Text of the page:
Caprine Case Study:

Urinary Calculi and Blockage in Male Goats

*Names and Images are changed for patient privacy*

Late in the afternoon a new owner called concerned that her 3 year old male castrated Nigerian dwarf
goat, “Prince”, was standing in his pen with “hunched” posture, and showing lethargy, dribbling urine, and decreased appetite for approximately the past 24 hours.

(These concerns noticed by the owner are buzz words for a goat in medical emergency who needs urgent evaluation!)

Owner also stated his diet consists of alfalfa hay and sweet feed.
On physical exam he was quiet, alert, responsive. Mucus membranes were pale pink and moist. CRT<2.
Heart and respiratory rates were within normal limits. 1 rumen contraction per minute. Abdomen was
tense and mildly painful to palpation. Urethral process (pizzle) was red, inflamed, necrotic.

(These are classic clinical signs of a urethra blocked with a stone preventing urination.)
(Prolonged blockages can cause the bladder to rupture which is always a surgical emergency. What
would be the best way to investigate if the bladder was ruptured?……….Ultrasound!)

Ultrasound showed a large, firm bladder with wall intact.

Goats have two places urethral stones commonly get stuck; sigmoid flexure and pizzle. At both of these
places the urethra is significantly more narrow. Obstructions can happen at one or both places
simultaneously with obstructions at multiple locations being most common. Unfortunately, obstructions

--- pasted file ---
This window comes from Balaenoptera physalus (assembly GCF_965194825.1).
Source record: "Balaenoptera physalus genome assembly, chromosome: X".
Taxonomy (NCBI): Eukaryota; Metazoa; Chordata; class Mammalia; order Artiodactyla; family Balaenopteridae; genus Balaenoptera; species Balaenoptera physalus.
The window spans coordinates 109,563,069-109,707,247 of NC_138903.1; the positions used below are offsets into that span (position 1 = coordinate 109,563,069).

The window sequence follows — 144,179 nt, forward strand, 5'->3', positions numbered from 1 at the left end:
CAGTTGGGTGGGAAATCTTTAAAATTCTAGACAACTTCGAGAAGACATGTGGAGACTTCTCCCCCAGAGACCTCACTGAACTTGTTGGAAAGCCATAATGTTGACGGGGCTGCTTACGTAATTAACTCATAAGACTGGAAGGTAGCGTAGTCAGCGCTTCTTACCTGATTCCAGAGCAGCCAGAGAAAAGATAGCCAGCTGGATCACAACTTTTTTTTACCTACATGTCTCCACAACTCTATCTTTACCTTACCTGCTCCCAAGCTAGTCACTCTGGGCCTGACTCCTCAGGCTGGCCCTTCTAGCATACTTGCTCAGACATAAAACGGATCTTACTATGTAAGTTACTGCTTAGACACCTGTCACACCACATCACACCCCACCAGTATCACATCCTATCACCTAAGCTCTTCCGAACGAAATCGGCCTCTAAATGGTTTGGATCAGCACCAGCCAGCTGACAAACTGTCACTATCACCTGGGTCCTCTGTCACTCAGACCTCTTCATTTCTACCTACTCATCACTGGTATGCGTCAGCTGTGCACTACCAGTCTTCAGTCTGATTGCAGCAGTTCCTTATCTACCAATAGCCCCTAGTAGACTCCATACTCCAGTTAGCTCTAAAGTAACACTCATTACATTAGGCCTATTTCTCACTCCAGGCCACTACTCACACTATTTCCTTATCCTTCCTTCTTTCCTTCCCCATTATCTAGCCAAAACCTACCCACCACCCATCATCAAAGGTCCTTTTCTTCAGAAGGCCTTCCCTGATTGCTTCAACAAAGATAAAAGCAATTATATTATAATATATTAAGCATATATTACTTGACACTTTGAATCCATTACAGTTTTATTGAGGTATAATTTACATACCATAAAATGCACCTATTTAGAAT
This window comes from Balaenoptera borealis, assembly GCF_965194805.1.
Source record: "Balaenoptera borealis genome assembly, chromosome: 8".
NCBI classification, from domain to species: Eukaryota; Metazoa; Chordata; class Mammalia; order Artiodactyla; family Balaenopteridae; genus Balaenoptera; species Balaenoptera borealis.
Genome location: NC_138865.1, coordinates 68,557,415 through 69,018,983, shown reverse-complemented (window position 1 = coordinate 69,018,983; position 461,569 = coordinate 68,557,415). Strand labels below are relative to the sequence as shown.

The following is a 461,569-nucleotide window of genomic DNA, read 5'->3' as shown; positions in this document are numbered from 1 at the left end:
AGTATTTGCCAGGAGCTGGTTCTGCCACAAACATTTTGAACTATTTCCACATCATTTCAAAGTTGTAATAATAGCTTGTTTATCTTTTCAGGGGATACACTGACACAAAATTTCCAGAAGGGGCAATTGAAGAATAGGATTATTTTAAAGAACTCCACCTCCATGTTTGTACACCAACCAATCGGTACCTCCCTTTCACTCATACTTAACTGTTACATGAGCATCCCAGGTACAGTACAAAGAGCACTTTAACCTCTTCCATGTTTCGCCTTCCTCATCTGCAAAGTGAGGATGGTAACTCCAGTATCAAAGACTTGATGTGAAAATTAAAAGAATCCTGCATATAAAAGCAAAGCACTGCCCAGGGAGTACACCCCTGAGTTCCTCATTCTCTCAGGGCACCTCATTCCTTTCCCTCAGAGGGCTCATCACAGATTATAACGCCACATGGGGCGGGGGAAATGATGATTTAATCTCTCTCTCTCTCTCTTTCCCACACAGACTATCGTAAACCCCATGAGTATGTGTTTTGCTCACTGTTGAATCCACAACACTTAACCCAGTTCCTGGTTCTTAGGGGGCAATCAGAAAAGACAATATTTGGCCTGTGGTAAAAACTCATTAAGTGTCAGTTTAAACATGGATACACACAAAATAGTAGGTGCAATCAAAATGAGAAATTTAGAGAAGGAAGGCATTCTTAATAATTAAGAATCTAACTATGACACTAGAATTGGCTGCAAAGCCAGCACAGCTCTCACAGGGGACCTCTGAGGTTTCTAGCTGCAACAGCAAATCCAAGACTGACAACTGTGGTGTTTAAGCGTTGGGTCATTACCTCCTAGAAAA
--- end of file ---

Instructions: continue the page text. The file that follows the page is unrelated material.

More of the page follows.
at the pizzle only have the best outcomes with medical management alone as obstructions higher up
can not be reached. This means medical management alone has much lower success rate compared to
surgical management.

At this time treatment options were discussed with the owner. If obstruction was only at pizzle, there
was a small percent chance of successfully removing obstruction with a pizzle amputation. There was a
much higher percent chance of multiple obstructions that would require surgical management at
university veterinary hospital. Pros and cons of both treatment options were discussed with owner.

(This owner opted to try medical management and if unsuccessful, would take to hospital)

Treatment: Administered sedation —> Amputated urethral process—> Inserted catheter into urethra in
which a fine stream of urine was produced —> Gently applied pressure to express bladder.
Gave injection of pain medication. Left the following medications: 7 days of pain and anti-inflammatory
tablets and 30 days ammonium chloride.

(Ammonium chloride is used to acidify the urine, which
decreases the ability to form stones. Long term continued use allows the body to neutralize the
ammonium chloride, so it should be dosed as needed on the recommendation of your veterinarian, not
continuously used.)

Urinary stones are most common in male castrated small ruminants fed high grain diets which can have
elevated levels of minerals such as calcium, phosphorus, and magnesium. (Remember this goat’s diet
consisted of sweet feed and alfalfa.) It’s important to keep calcium to phosphorus ratio in a diet less
then 2:1. These stones originally form in the bladder and then excreted in the urine through the urethra
where they can become “stuck” at the sigmoid flexure and/or urethral process. These areas are much
more narrow than the rest of the urethra.

Urethral stones causing blockages are EMERGENCIES! Common clinical signs to monitor for include
blood in urine, straining to urinate, decreased to absent urine production, abdominal pain, lethargy, decreased to no appetite, and swelling around prepuce. If you notice these clinical signs, call
your veterinarian!

Many thanks to Future Doctor Ridenour for this case summary!